What Happens After You Say Sorry?
01 August 1999

John Bond describes progress towards healing a deep hurt in the soul of Australia.

Two years ago, a national enquiry presented its report to the Australian Government. It had looked into the effects of removing Aboriginal children from their families, a practice which went on for 150 years into the 1970s and aimed to assimilate Aborigines into Western culture. The report, Bringing them home, exposed the immense harm this policy had caused.

The Government received the report with little enthusiasm. But the reaction in the Australian community was very different. According to the Associated Press correspondent in Canberra, it was the biggest news story of the year. Soul-searching discussion went on for months, culminating in a national Sorry Day when hundreds of thousands apologized to the 'stolen generations'--as those who were removed are now known (see FAC Vol 11 No 1).

This massive expression of community empathy touched the hearts of many who have suffered as a result of the removal policies. As one woman--who had been removed from her family, and whose children had been removed from her--said on ABC TV, 'At last we are coming back into the family.'

This year the stolen generations responded by launching a Journey of Healing 'for all who want to help the healing process among Aboriginal and non-Aboriginal peoples, and in the relationship between us'.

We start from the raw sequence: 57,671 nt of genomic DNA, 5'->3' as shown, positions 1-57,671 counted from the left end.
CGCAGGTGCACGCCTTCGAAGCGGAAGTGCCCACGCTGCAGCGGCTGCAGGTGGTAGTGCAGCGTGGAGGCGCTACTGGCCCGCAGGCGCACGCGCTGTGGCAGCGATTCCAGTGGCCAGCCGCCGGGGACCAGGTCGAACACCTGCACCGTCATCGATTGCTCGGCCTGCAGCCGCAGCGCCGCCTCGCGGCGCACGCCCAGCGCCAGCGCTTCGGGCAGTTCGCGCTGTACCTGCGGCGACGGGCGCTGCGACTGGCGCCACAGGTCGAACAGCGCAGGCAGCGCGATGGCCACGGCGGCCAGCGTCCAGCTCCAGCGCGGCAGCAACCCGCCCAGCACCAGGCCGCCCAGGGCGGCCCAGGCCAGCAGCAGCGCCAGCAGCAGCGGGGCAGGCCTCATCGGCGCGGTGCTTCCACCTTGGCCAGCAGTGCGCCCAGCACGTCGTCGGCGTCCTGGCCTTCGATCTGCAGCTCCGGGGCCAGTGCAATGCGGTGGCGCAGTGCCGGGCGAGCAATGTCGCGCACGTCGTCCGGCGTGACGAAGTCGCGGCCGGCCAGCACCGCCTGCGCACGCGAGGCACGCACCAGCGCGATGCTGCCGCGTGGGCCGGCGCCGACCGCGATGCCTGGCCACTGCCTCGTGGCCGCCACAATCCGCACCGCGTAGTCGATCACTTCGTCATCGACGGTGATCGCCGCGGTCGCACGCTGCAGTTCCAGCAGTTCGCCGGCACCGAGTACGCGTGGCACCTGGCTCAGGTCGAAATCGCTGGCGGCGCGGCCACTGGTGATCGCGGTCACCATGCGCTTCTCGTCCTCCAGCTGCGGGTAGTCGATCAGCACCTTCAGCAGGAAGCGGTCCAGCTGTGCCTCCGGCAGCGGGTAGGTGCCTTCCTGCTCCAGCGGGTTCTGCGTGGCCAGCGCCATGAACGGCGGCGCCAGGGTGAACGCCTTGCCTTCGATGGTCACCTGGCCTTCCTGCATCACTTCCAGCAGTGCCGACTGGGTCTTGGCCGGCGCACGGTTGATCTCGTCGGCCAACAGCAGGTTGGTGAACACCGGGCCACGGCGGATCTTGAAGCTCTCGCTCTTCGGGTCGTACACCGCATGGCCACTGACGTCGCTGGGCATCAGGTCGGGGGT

As with Sorry Day, events took place all over Australia, developed by small groups, Aboriginal and non-Aboriginal, who enlisted others, raised the money and organized publicity.

Most cities chose a procession to symbolize the launch. In Adelaide, a thousand people walked to forgotten places such as the site of Piltawodli, an Aboriginal school opened by German missionaries in 1839. School children sang there in the local Aboriginal language, perhaps for the first time since 1845, when troops demolished the buildings and the children were moved to an English school which banned their language.

In other city centres, hundreds took part in colourful processions, beginning and ending with commemorations. Many suburbs, country towns and rural centres organized their own events, as did hundreds of schools, churches and community organizations. There was plenty of music, with two new CDs launched. And two national TV stations screened programmes about the Journey.

On Sorry Day the focus was on the removal policies. This year the media also carried stories of the foster parents to whom the children went, and of the pain and joy of separated families linking up. Medical journals got involved too, with articles aimed at helping doctors better understand the continuing effects of the removals.

There is a long way still to be travelled. Health and social statistics show that many Aboriginal people are still alienated and in despair. Many of the recommendations of Bringing them home have yet to be implemented. But Aboriginal leaders say that since Sorry Day they have noticed an increased respect for Aboriginal people among the general community.

Perhaps this is particularly due to the stolen generations, who have continually kept the focus on healing rather than blame. At the Journey's launch in the Great Hall of Parliament in Canberra, a thousand voices joined in the theme song, written by two Aboriginal people who have suffered from the removal policies:

Come join the journey, Journey of Healing
Let the spirit guide us, hand in hand
Let's walk together into the future
The time has come to make a stand
Let's heal our hearts, let's heal our pain,
And bring the stolen children home again
For our native children to trust again
We must take this journey together as friends.
John Bond